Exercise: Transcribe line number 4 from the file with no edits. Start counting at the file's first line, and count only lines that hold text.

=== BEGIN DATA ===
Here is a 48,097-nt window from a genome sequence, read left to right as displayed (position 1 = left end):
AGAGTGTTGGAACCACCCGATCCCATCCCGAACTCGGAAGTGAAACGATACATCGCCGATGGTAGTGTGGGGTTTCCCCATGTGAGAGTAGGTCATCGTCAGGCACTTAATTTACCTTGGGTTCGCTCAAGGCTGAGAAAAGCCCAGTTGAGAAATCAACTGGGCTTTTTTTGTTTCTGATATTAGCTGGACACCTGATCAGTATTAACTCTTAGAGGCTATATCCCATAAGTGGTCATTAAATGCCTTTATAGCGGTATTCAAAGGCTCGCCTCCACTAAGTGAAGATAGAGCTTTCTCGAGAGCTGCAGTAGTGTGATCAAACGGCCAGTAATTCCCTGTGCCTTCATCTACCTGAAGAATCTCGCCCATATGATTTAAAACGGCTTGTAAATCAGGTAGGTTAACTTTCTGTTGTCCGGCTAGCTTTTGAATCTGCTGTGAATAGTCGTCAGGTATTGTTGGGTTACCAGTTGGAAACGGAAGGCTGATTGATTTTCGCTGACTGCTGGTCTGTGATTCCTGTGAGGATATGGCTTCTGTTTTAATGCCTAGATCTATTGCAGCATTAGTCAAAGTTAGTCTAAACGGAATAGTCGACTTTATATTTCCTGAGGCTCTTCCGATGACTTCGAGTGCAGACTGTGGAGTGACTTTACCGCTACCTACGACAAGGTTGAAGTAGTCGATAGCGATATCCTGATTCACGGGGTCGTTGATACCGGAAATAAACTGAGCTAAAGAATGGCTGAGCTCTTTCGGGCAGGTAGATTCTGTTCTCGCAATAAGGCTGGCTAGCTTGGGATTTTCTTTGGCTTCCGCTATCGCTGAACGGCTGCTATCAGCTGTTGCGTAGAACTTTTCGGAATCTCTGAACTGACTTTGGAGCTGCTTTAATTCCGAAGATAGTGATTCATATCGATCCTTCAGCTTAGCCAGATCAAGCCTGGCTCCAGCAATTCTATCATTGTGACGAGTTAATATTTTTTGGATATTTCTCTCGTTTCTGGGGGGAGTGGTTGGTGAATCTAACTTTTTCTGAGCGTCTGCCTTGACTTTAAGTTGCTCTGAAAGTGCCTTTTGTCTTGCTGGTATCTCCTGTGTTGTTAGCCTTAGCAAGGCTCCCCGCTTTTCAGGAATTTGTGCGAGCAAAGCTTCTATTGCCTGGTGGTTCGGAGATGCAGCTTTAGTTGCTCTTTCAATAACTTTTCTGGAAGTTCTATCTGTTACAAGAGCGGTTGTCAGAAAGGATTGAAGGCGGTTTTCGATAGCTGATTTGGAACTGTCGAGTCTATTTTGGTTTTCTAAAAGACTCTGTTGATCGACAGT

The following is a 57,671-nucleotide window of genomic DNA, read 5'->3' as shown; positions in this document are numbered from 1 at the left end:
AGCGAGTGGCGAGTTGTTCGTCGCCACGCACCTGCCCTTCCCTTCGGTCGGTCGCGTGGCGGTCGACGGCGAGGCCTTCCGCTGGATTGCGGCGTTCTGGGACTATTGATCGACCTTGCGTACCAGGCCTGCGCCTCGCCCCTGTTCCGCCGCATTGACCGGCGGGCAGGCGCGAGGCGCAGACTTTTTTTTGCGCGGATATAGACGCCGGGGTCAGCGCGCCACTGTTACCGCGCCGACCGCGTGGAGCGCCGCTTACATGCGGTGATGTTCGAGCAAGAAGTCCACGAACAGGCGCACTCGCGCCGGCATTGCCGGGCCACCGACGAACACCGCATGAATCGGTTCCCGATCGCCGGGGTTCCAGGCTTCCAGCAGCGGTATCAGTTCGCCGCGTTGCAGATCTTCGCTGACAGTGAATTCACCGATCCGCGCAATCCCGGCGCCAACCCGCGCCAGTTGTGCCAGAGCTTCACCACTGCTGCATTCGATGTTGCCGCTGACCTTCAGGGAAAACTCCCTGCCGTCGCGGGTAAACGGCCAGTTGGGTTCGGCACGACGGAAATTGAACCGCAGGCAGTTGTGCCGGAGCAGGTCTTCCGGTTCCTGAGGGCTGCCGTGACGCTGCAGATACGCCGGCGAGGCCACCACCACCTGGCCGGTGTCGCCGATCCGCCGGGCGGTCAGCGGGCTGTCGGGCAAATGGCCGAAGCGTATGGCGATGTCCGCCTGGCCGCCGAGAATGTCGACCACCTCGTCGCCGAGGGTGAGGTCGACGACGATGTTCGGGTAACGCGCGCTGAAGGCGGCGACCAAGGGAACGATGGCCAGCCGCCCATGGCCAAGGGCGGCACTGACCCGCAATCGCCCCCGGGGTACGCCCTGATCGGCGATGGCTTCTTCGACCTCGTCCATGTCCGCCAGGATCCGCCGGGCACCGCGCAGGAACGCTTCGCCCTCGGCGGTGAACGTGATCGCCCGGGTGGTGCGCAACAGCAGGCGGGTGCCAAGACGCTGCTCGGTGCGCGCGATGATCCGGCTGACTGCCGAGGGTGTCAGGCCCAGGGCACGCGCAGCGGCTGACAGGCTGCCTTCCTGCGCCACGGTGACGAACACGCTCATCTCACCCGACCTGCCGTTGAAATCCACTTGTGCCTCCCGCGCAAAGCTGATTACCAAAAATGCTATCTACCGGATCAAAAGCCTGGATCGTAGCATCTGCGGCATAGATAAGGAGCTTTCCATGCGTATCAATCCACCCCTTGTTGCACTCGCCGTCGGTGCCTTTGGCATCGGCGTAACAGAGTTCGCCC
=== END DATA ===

AGCGAGTGGCGAGTTGTTCGTCGCCACGCACCTGCCCTTCCCTTCGGTCGGTCGCGTGGCGGTCGACGGCGAGGCCTTCCGCTGGATTGCGGCGTTCTGGGACTATTGATCGACCTTGCGTACCAGGCCTGCGCCTCGCCCCTGTTCCGCCGCATTGACCGGCGGGCAGGCGCGAGGCGCAGACTTTTTTTTGCGCGGATATAGACGCCGGGGTCAGCGCGCCACTGTTACCGCGCCGACCGCGTGGAGCGCCGCTTACATGCGGTGATGTTCGAGCAAGAAGTCCACGAACAGGCGCACTCGCGCCGGCATTGCCGGGCCACCGACGAACACCGCATGAATCGGTTCCCGATCGCCGGGGTTCCAGGCTTCCAGCAGCGGTATCAGTTCGCCGCGTTGCAGATCTTCGCTGACAGTGAATTCACCGATCCGCGCAATCCCGGCGCCAACCCGCGCCAGTTGTGCCAGAGCTTCACCACTGCTGCATTCGATGTTGCCGCTGACCTTCAGGGAAAACTCCCTGCCGTCGCGGGTAAACGGCCAGTTGGGTTCGGCACGACGGAAATTGAACCGCAGGCAGTTGTGCCGGAGCAGGTCTTCCGGTTCCTGAGGGCTGCCGTGACGCTGCAGATACGCCGGCGAGGCCACCACCACCTGGCCGGTGTCGCCGATCCGCCGGGCGGTCAGCGGGCTGTCGGGCAAATGGCCGAAGCGTATGGCGATGTCCGCCTGGCCGCCGAGAATGTCGACCACCTCGTCGCCGAGGGTGAGGTCGACGACGATGTTCGGGTAACGCGCGCTGAAGGCGGCGACCAAGGGAACGATGGCCAGCCGCCCATGGCCAAGGGCGGCACTGACCCGCAATCGCCCCCGGGGTACGCCCTGATCGGCGATGGCTTCTTCGACCTCGTCCATGTCCGCCAGGATCCGCCGGGCACCGCGCAGGAACGCTTCGCCCTCGGCGGTGAACGTGATCGCCCGGGTGGTGCGCAACAGCAGGCGGGTGCCAAGACGCTGCTCGGTGCGCGCGATGATCCGGCTGACTGCCGAGGGTGTCAGGCCCAGGGCACGCGCAGCGGCTGACAGGCTGCCTTCCTGCGCCACGGTGACGAACACGCTCATCTCACCCGACCTGCCGTTGAAATCCACTTGTGCCTCCCGCGCAAAGCTGATTACCAAAAATGCTATCTACCGGATCAAAAGCCTGGATCGTAGCATCTGCGGCATAGATAAGGAGCTTTCCATGCGTATCAATCCACCCCTTGTTGCACTCGCCGTCGGTGCCTTTGGCATCGGCGTAACAGAGTTCGCCC